Wednesday, July 23, 2008

Something on Art

These two postcards "fell on me", while my little son was digging in my drawers. They are actually invitations for an opening and the exhibition they invite to showed pieces of this amazing and one of the better known naive painter in this country, Natalie Maslikova-Schmidtová.

I am trying to think why I have been attracted by this uneducated style in the past few years. Perhaps it is my job in the contemporary art museum that drives me away from all the conceptual, academic and completely cryptic attempts at art to something less demanding. Perhaps I like it for the same simplicity that appealed to modern painters. The eye of a savage. Figures easy to draw and no perspective, at least not the one, that we are used to. It resembles archaic art and it proves something fundamental in art, I am not sure what to call it.

Anyway, here are more paintings by her. She started painting in her 50s and painted her every day life, seems like the life from her past, when she still lived in a village somewhere in Siberia in Russia or on the coast of the Black Sea. They look like memories of once happier times. She probably worked hard but the life like that was essential for her, so she depicted it as if all that labor and joy was an every day ritual.

She was Russian and married a Czech (Moravian) soldier, a prisoner of WWI in Russia. They left for Czechoslovakia where she spent 60 years of her life. She never learned to read or write. But she had exhibitions in Paris and Prague already at the beginning of her career in 1946. She was amazing. She lived 1895 - 1981.

There is a book on her, it is in English as well.

Monday, July 21, 2008

I have been knitting

but haven't accomplished anything.

Sunday, July 13, 2008

Knit happens

My knitting followed me to America. I spent three weeks on the other side of the world, more precisely in Virginia with a trip to Florida, all for the purpose of visiting my husband's family. It was my second trip, but only now I experienced it as a country of contradictions, mainly for realizing how big differences there could be between rich and poor and how close they can be found each other. A shock for a European, although coming from a kind of worn-out conditions as well, but with a social background that seems to me fundamental.

Looking at the architecture, which caught my eye the most, I was puzzled on my first trip by the villas around Virginia built in a sort of Victorian style. At first, driving through the vast housing areas with large gardens and woods around the houses, I thought that they were really old! Second day I started to understand more that this is rather an eclectic style that they have been building in through out the centuries and the most since 1970s (which I learned little later), most of the houses in the neighborhood weren't more than 40 years old. Another shock for a European who bumps into modernism on every step. Even the furniture and equipment inside the houses likes to look old, as if it has been there since ever. Maybe it is for the lack of deeper roots. Also the establishment in U.S. hasn't changed for two centuries and therefore the architecture tends to resist any big changes, seems to me. (Talking about that, it crosses my mind now how I heard recently that America today is more like 1950s again, stress on tradition and convention in society, no big excesses, and the architectural style confirms it...)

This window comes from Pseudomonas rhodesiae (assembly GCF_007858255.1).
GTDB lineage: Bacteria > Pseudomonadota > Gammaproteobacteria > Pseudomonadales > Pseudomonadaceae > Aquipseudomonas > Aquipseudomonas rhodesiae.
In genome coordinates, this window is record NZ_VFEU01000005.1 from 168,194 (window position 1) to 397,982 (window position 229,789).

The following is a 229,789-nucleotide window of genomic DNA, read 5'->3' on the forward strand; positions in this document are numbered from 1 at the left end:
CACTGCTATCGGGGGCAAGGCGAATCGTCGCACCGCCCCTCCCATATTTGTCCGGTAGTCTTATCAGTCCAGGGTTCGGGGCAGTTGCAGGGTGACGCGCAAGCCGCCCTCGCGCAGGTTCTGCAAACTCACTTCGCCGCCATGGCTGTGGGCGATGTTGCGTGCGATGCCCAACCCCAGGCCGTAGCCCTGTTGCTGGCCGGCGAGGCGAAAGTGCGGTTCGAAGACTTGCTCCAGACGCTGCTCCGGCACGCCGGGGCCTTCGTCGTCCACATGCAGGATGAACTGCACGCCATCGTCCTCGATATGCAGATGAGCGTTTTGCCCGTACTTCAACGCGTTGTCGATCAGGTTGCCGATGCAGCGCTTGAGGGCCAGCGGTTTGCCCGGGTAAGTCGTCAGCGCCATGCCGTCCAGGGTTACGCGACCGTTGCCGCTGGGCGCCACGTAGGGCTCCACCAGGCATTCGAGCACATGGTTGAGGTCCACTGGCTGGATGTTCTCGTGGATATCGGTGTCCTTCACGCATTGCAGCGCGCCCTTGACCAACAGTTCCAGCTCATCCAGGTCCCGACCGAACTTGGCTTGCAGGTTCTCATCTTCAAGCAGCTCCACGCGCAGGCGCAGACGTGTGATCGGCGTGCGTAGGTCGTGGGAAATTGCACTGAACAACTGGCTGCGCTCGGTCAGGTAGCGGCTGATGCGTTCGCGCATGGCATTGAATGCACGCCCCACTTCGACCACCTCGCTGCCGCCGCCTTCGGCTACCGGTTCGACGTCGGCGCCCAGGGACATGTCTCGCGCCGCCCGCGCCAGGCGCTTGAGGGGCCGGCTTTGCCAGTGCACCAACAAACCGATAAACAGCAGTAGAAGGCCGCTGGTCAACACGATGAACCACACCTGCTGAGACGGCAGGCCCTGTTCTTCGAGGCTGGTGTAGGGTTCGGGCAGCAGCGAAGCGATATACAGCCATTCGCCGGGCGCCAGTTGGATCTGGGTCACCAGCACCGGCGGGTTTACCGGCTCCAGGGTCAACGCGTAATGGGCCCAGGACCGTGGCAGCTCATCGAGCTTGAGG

So Virginia is nice and neat, with well maintained country picture, at places even looking like a painter composed it, whereas Florida is wilder with poorer spots here and there, which on the other hand, looking at it aesthetically, is more appealing to me, it is more interesting.

So I am writing all of this to say that I went to yarn shops there, one was called Knit happens and the other one was Yarn Barn, both filled up with beautiful yarns that I often see on Flickr and elsewhere. They are expensive! No wonder that many people end up knitting socks! I picked this Japanese Noro for myself and "jumped" on knitting as soon as I got home that day. Trying to be little inventive, I am going to make just front part of a sweater from it and to finish the rest in one color yarn, a color that would match with Noro. I was also supplied by a bunch of yarn and fabrics from my relatives and that is good for my projects.

Japanese Noro

Sunday, July 6, 2008


Here we go, a better picture of the hand painted acquisition. Verde Marino cuddling together with the Violet Lettuce. Both Merino, 6 ply. They might end up in one sweater (if they keep crouching long enough).

Friday, July 4, 2008

Yarn purchases

I finally stopped sniffing around the local shop in the town where I come from which sells mostly acrylic goodies and started to get little more international regarding the yarn purchases. Other than being international (just kidding) I also wanted to get further than just looking for nice colors. So I ordered five of these merino skeins through the and I honestly say that it is the fines wool I have ever held in my hands. They make it in South America so the image of merino goats jumping on the Andy's Mountains adds to the final feeling. Also the web page glitters with colors since most of the yarn is multicolored, so I felt like in heaven when I was picking it. It looks like advertising, I should stop. So, the yarn, of course, looks little different when you take it out of the box but who can blame my computer screen.